[Photo] Scott Bennett
Scott Bennett wasn’t about to let a variable phone connection keep him from sharing news about his team’s new route on K6 West’s (7040m) Southwest Ridge. Over static he talked to Alpinist about his first expedition to the Karakoram.
On July 6 the trio arrived in Skardu, the launching point for their expedition. This was Bennett, 30, from Boulder, Colo., and Zimmerman’s, 29, from Bend, Ore., first trip to the region. Steve Swenson, twice their age, from Seattle, Wash., had been on fifteen expeditions to the region over the past 35 years. During this trip the team made the first ascent of Changi Tower’s (6500m) North Ridge (M6 5.10 A2, 600m), and the second ascent of K6 West (7040m) via the first ascent of the Southwest Ridge (M6 90 degrees, 1800m).
[Read about the first ascent of K6 West in the NewsWire from August 12, 2013, here–Ed.]
The men timed their ascents through small weather windows amid falling rain and snow. “We called Jim Woodmency, a meteorologist out of Jackson Hole, [Wyo.] up every week or more and he would look at the weather and break it down for us. We were getting rain at base camp at 4500 meters and there was snow at 6000 meters, [but what we] wanted to climb was getting snow,” Bennett said from a hotel courtyard in Skardu.
[Photo] Scott Bennett
The team began their climb on August 8 after establishing a safe passage through an icefall at the base of Changi Tower’s (6500m) North Ridge, described by Bennett as “a huge maze of crevasses and teetering towers.” They moved quickly through the complex icefall before starting up the lower ice fields leading to the North Ridge of Changi Tower. Continuing up the first 300 meters of the tower, Bennett, Swenson and Zimmerman reached the site of their first bivy. Here they reinforced a ledge with a tarp held in place with ice screws that they backfilled with snow and ice to widen the platform. Looking up on the ever-steepening wall, likely void of any substantial bivy ledges, they decided to climb the route in two instead of their planned three days.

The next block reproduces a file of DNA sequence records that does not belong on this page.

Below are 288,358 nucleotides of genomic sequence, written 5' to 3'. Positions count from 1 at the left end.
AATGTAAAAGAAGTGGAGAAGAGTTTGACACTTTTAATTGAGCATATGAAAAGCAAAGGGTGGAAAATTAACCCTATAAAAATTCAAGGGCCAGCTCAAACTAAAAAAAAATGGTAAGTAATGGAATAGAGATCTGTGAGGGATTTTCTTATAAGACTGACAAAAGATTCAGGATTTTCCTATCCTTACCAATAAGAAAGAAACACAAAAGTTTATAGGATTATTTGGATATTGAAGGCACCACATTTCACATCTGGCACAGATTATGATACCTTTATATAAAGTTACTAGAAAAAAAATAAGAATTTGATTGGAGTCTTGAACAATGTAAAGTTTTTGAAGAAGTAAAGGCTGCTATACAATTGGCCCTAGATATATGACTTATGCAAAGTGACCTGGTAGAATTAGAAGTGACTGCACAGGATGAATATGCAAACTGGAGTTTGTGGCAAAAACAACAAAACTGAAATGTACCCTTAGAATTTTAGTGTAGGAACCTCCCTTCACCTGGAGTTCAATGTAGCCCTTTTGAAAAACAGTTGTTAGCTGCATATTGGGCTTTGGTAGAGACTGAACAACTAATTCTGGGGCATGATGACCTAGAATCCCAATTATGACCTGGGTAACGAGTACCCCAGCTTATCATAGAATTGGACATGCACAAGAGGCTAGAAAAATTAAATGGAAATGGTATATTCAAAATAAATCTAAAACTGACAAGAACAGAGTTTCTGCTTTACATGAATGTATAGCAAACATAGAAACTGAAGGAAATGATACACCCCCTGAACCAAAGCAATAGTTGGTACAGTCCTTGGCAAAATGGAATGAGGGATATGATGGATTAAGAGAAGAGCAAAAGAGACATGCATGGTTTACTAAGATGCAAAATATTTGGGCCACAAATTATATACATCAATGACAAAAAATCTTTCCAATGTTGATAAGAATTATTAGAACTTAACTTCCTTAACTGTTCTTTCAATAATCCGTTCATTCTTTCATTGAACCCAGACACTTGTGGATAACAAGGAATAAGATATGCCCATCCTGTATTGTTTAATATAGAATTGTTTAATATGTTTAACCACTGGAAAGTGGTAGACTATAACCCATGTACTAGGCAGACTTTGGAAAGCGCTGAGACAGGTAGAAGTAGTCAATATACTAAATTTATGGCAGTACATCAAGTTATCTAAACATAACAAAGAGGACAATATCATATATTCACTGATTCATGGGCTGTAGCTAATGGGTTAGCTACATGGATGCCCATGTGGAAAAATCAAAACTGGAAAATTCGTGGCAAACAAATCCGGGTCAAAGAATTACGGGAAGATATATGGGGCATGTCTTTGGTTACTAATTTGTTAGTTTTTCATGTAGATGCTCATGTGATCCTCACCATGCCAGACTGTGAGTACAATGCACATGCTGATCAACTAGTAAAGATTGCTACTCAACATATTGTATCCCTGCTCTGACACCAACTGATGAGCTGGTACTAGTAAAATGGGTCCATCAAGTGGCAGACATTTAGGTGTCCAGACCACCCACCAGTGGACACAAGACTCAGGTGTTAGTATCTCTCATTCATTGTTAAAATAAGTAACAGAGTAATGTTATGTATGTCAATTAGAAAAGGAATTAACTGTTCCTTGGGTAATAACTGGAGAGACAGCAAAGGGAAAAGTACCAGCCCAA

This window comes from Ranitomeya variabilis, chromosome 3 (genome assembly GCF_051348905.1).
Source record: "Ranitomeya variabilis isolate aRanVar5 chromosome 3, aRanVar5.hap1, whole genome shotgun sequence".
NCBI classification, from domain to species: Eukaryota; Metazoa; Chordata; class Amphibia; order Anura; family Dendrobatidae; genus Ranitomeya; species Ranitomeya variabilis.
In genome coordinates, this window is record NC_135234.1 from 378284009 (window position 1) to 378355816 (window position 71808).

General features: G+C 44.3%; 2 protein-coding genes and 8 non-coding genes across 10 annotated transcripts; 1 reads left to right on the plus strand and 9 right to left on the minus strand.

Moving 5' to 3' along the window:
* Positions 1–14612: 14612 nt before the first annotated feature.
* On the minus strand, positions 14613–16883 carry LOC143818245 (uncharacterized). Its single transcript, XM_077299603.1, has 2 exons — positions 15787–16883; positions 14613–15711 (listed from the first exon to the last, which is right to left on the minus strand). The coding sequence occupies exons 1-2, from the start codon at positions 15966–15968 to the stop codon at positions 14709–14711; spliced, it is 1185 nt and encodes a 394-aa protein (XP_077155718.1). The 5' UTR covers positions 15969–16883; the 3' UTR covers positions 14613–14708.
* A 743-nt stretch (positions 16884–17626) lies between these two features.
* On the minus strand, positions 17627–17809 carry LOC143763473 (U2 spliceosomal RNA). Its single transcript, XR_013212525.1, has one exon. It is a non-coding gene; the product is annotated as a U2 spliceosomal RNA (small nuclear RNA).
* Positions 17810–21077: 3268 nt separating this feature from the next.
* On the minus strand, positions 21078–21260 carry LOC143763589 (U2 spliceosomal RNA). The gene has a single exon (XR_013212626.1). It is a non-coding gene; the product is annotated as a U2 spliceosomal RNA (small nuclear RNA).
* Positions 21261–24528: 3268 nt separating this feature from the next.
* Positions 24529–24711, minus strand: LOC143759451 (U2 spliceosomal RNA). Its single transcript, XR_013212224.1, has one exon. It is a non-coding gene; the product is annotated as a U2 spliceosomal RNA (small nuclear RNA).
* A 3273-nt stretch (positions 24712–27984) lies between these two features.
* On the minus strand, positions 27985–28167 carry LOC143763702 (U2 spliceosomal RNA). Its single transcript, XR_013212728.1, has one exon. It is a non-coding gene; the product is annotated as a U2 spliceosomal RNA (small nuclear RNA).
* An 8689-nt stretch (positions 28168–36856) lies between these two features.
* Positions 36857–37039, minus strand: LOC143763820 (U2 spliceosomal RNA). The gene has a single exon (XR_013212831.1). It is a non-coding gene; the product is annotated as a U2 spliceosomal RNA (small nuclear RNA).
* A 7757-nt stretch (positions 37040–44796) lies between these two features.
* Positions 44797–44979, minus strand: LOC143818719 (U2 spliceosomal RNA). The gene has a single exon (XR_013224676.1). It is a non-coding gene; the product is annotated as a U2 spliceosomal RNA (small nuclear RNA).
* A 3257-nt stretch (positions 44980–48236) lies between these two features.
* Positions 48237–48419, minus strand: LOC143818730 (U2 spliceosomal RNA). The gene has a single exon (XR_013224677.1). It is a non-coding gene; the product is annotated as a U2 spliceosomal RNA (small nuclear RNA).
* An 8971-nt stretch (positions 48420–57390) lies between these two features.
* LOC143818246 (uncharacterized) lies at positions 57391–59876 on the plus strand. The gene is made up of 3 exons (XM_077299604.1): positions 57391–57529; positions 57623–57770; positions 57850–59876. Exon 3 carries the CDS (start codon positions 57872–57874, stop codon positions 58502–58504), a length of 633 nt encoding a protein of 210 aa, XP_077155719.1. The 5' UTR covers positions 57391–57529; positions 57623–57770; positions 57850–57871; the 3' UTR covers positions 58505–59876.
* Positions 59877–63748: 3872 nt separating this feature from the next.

On day two they pushed up the remaining 300 to 400 meters to the summit, encountering “perfect Styrofoam ice,” Bennett said.
According to Bennett, they aimed toward a dihedral capped with an “overhanging offwidth with hanging icicles,” cutting up the face. Nearly halfway up the open book, they switched their ice tools and crampons for rock shoes and climbed 5.10 terrain through roof cracks of varying sizes. Nearing the overhanging offwidth, which they didn’t have the gear to protect, the team began looking for an exit. Bennett led a ten-meter runout traverse on 5.9 huecos that brought them to a ledge under low-angle snow leading to the top. They reached Changi Tower’s summit at last light. Eighteen rappels down the route brought the team back to the glacier.
Back at base camp, the team aimed for their primary objective, the South Face of K6 Central (7100m). While scouting the route, a serac fell from the route’s upper reaches and scoured their intended line. Searching for a new route, they found a promising line on the far western end of the K6 massif. “We’re a conservative team when it comes to the risks and objective hazards,” Bennett said.